Bikes come in all shapes in sizes, but few look as cool as Serenity Bicycle Works’ new carbon offerings, the Marvel (pictured above) and Bliss framesets. They’re sleek, sexy, and available in just about any color. See more shots, specs, and price, including the equally cool Bliss frames, after the break.
The Marvel, a futuristic looking carbon monocoque frame and fork combo, uses gigantic, curving tubes to make it at least look fast (we’ve yet to put any serious miles into one) while remaining fairly light at a claimed 1300g (2.86 pounds).
The Marvel comes in four frame variations; the flagship Marvel S (a track frame), the Marvel R (a road frame with geometry almost identical to the Marvel S), the Marvel M, which features a seatmast, and the Marvel T, a variation that uses a seat mast and front fork with 43mm offset rake to turn the Marvel into a TT rig.
The bike above is the track-minded Marvel S, displayed in a bare carbon weave finish, but the frames come in eight high-gloss colors, and the company offers another 8 “semi-custom” color combos as well.
The Marvel is beefy all around, starting with the bottom bracket, which comes configured for either BB30 or external bottom brackets.
The seatpost is adjustable via a single bolt in front of the post. Again, a huge junction at the seatpost and seat stays leaves little worry about stiffness on this rig.
The Marvel S will also appeal to the fixed gear crowd as a bold, sexy statement bike, shown here in green with a “urban assault” build.
I was also particularly impressed with the seat tube following the curve of the rear wheel, a common trait seen in frames looking to reduce rear wheel drag.
A 1 1/8″-1 1/2″ tapered headtube/fork combo offers lots of stiffness up front, perfect for the track.
All the Marvel models feature a heavily curved top tube. You can also see the teardrop profile on the downtube.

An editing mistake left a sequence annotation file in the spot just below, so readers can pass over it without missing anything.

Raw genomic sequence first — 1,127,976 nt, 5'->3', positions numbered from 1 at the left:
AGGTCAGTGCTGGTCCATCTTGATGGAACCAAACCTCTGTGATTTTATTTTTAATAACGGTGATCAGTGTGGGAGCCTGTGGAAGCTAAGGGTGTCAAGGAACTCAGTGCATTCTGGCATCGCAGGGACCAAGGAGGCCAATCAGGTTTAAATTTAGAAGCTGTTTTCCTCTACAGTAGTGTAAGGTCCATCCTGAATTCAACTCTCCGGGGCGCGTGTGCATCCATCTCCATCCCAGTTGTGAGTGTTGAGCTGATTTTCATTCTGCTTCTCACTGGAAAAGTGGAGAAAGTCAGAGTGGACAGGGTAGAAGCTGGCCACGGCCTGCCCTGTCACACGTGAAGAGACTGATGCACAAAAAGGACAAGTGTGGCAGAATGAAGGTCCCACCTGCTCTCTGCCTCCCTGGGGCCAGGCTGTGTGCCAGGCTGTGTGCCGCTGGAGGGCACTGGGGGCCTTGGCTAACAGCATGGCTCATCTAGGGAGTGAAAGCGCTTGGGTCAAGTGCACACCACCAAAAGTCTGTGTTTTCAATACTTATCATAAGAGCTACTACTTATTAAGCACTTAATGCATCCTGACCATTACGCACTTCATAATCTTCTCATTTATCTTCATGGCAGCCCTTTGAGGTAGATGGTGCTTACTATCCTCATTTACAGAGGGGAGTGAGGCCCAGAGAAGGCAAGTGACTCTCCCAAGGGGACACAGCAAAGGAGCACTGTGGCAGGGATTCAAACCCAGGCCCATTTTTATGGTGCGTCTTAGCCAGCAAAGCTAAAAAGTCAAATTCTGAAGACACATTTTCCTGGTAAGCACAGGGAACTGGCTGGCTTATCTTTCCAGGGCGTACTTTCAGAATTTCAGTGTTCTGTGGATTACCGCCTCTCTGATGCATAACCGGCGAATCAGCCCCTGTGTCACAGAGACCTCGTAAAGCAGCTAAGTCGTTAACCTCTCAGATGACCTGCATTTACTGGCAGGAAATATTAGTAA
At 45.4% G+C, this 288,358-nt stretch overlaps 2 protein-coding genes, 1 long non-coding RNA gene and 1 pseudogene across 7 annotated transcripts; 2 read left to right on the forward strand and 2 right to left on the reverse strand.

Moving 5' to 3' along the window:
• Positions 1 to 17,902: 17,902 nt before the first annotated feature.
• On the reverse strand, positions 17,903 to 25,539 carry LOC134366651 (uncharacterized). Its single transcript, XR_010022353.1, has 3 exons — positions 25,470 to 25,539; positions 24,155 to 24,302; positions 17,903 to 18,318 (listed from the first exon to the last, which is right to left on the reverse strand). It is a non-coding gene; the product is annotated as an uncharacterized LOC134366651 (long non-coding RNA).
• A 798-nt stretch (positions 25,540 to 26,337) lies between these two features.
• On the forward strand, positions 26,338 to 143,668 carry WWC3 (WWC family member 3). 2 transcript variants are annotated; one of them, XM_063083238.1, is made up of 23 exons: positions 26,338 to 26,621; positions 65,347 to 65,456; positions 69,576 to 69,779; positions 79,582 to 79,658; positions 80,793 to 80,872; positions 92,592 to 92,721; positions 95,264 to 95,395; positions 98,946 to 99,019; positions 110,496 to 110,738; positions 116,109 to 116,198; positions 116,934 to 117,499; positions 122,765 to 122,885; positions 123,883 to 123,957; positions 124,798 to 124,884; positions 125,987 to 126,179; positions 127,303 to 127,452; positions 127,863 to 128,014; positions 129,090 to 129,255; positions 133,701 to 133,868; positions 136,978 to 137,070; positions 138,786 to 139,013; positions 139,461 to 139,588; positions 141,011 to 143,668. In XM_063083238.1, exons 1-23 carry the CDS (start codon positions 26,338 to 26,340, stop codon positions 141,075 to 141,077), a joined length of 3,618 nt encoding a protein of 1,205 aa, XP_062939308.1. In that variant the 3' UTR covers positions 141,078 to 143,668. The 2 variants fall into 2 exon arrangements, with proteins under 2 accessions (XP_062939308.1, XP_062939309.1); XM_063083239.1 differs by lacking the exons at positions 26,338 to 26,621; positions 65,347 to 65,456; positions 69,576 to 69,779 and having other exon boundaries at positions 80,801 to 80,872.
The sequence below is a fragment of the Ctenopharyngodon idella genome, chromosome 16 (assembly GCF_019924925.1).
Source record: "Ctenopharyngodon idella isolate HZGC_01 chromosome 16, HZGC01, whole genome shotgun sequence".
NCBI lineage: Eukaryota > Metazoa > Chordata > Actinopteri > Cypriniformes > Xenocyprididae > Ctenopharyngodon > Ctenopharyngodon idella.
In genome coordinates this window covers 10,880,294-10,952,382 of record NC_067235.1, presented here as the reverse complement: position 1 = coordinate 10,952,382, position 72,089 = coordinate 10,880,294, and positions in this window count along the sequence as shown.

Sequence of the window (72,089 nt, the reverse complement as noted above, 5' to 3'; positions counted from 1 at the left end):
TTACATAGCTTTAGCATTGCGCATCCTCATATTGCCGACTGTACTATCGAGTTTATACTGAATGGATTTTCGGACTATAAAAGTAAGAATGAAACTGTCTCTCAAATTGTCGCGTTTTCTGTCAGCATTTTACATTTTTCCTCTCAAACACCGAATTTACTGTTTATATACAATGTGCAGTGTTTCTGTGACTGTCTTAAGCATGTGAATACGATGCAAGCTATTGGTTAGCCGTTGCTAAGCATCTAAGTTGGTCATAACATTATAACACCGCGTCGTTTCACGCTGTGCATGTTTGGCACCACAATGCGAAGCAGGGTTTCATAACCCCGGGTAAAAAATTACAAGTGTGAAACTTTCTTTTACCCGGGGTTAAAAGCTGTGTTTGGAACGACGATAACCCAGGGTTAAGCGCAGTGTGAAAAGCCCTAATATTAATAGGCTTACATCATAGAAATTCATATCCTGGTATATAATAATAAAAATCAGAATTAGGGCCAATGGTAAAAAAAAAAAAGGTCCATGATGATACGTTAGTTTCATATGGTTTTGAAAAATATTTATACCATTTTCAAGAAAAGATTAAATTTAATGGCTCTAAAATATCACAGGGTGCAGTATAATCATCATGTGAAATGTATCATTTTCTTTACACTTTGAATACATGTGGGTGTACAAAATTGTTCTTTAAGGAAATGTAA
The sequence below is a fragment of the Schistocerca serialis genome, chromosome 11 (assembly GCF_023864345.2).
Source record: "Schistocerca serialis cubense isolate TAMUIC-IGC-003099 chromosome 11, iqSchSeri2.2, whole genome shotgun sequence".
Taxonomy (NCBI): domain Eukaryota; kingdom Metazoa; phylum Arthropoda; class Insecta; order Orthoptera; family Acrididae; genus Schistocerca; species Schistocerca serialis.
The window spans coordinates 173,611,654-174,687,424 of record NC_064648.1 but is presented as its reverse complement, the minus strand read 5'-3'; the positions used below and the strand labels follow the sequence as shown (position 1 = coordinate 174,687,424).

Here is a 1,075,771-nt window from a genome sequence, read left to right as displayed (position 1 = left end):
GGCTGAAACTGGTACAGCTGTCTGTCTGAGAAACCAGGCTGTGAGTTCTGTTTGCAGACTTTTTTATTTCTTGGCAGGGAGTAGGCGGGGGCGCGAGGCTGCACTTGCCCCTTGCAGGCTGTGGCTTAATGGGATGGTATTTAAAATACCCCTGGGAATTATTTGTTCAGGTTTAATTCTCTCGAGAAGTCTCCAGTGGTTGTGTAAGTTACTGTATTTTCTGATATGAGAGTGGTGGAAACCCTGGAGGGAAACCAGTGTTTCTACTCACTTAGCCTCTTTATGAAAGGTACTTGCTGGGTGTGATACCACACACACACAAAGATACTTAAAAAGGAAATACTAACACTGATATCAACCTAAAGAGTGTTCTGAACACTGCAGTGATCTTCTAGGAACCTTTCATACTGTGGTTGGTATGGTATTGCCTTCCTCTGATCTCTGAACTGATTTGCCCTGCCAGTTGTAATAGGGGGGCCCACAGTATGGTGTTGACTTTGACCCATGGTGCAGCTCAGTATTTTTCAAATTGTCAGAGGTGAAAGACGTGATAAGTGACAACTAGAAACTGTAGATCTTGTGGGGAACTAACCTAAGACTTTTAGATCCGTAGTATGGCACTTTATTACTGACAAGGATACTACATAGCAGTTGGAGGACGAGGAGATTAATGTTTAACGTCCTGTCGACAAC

Rich Protasiewicz, owner of Serenity, says he fully expects to receive a UCI seal of approval for the Marvel when the UCI’s sticker compliance program takes effect. All models are currently available from size XS to XL, with a retail price of $2,750 for the S and M models, and $3,000 for R and T model frames with seat masts.
The Serenity Bliss frames are a little more traditional, but still maintain the compelling looks Serenity seems to be focusing on. Designed for the road, the Bliss comes in the 1300g M model, which features a seat mast, or the 1000g Bliss S, which uses a regular seat post.
The Bliss still offers custom and semi-custom two-color paint schemes, and they look really nice. While a bit more reserved in the aesthetics department, the Bliss still has all the bells and whistles of a modern road machine, with a tapered headtube/fork (1 1/8″ – 1 1/2″), BB30 option, and full monocoque construction.
A matching straight blade fork up front tapers to 1 1/2″ to road vibrations to a minimum.
To complete the custom feel to these bikes, the company also offers color coordinated aero handlebars for an additional $150, with the paint scheme matched to the bike. They use an ergonomic drop profile, and are rather thick up top so you will have a nice place to rest your palms.
The Bliss M and S models both retail at $1,440 and go up from there with custom paint. Discounted prices are also available for shops and teams. Both the Bliss and Marvel models are available now.
Want one? More info, specs, and online purchase available here.